The standard 9-5 work schedule, Monday through Friday is anathema to them.

Working remotely, from home or on the road, or anytime, anywhere is their preferred schedule.

Flexibility is king.

Established career ladders, business systems and traditional hierarchies are driving this generation crazy.

Flexibility in feed is also a high priority. About 25% of Millennials describe themselves as vegans or vegetarians.

What were once “ethnic” foods have become staple foods for most Millennials.

Must love devices

Unsurprisingly, Millennials love their devices.

The Pew Research Center reports that 73% of Millennials online say the internet has had a net positive impact on society, the highest percentage of any age group surveyed.

The same report found that (only) 97% of Millennials use the internet, and almost a third of them use it exclusively on their phones.

And if you see Millennials in their native habitat, you’ll almost certainly see them with a phone in your hand.

25% of Millennials say they look at their phones more than 100 times a day, according to an international survey of 2,600 people, and 50% spend at least three hours a day on their phones.

They expect to be connected anywhere, anytime.

The future is Asian

China is home to 351 million Millennials (25% of the country’s population, compared to 22% in the United States). That’s more than the entire American population – of all ages. The total population of the United States, as of mid-October 2021, was approximately 333 million.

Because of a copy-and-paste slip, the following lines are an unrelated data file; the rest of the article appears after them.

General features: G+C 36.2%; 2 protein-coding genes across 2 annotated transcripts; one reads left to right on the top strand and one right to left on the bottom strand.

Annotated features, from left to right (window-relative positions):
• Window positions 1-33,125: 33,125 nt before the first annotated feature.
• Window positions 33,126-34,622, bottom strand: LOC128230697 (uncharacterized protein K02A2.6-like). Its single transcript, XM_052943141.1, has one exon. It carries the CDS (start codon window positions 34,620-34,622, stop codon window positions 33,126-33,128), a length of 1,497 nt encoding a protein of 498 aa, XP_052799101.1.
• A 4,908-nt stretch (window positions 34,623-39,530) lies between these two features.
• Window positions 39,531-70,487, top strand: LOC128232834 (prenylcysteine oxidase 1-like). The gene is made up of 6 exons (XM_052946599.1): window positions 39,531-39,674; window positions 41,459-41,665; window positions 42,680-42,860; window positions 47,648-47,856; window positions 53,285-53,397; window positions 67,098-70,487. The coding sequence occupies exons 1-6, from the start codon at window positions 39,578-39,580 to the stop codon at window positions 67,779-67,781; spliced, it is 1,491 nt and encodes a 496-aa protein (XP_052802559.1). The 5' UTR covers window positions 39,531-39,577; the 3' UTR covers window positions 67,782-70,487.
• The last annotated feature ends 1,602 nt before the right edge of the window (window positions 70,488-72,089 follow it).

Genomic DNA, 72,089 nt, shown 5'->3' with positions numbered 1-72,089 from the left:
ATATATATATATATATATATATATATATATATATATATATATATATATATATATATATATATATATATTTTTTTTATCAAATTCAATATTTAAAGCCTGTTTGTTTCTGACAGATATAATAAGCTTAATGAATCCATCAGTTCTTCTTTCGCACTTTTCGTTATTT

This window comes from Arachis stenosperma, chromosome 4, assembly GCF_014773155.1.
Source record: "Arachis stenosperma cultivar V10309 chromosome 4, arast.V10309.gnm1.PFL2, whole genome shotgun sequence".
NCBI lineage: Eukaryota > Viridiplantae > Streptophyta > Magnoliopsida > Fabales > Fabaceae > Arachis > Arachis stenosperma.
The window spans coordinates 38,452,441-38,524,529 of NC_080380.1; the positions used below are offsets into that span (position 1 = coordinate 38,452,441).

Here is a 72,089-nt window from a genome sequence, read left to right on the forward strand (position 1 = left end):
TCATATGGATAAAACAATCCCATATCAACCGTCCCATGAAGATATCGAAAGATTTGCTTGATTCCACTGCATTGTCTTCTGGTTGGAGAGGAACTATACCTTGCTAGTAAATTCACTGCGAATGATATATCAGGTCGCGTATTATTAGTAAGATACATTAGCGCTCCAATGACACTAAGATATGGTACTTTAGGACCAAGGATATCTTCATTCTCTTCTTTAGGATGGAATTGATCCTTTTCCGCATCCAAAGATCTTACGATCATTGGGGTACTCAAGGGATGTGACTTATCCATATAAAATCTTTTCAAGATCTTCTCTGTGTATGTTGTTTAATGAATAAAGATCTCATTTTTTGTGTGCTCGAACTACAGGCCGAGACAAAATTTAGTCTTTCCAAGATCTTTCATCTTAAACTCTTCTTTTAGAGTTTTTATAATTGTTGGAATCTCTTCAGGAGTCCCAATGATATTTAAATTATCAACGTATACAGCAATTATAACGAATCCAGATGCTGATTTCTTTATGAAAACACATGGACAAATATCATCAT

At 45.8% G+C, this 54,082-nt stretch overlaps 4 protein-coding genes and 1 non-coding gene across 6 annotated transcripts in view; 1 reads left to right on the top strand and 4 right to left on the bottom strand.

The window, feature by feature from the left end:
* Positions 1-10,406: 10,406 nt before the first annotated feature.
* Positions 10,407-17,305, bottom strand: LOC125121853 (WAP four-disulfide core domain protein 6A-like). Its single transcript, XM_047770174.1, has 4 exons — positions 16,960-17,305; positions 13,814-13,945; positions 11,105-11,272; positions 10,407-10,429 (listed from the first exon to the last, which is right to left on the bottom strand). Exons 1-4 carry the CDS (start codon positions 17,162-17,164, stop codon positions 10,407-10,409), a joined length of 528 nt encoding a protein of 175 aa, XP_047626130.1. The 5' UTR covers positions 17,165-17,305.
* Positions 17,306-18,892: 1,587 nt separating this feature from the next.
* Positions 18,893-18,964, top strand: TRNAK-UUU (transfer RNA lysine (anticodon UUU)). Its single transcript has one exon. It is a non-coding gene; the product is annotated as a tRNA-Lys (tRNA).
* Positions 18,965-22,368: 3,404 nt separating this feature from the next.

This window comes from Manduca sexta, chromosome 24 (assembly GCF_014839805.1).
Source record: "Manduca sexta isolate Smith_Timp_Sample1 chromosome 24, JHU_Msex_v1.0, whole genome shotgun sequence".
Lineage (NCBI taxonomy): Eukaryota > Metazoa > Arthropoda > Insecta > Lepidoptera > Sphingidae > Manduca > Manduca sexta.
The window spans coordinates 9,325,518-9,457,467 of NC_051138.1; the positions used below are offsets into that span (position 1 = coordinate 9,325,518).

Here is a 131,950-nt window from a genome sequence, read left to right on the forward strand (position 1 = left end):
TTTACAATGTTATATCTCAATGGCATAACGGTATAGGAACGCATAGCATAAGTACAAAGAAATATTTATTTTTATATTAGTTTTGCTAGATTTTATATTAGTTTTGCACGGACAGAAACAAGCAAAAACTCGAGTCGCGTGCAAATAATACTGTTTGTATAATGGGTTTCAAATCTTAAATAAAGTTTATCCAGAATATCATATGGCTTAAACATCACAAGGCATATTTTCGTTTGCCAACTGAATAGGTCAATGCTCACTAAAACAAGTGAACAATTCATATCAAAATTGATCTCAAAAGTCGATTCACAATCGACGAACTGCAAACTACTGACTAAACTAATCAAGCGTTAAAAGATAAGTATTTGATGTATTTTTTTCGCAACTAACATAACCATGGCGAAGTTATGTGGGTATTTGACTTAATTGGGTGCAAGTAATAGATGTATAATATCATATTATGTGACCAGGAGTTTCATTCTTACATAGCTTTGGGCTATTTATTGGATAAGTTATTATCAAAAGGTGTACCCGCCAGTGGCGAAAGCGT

Generation Z

At the end of 2019, Generation Z outnumbered Generation Y in the world, reaching around 32% of the world’s population compared to 31.5% for Generation Y.

Alpha

The children of Generation Y, aptly enough for a generation fully immersed in the 21st century, are called Generation Alpha.

Children of the Alpha Generation will be more racially and ethnically diverse than their parents – or grandparents.

The Alpha Generation will also be more likely to go to college, more likely to grow up in a single-parent (or non-traditional) household, and more likely to be surrounded by adults with a college education.

The children of Generation Alpha will certainly be the most technologically educated generation to ever live on the planet.

In the United States, whites represent a declining share of the country’s population.

In 2010, the first year of the Alpha Generation, 51% of children aged 0-4 were white. In 2018, just 49% of children in this same age group were white. The trend is obvious.

Generation Alpha entered the world the same year Apple launched its iPad, Instagram debuted, and the American Dialect Society crowned “app” as its word of the year.

Surrounded by technology since (or even before) birth, this group sees digital tools as ubiquitous – not just an accessory. For better or for worse, digital is their “normal”.

And no traditional institution, from government to religion to education or careers to shopping, will be what we, members of previous generations, always thought it would be.

Alpha is the first letter of the Greek alphabet.

Who knows what the rest of the generational “letters” will look like?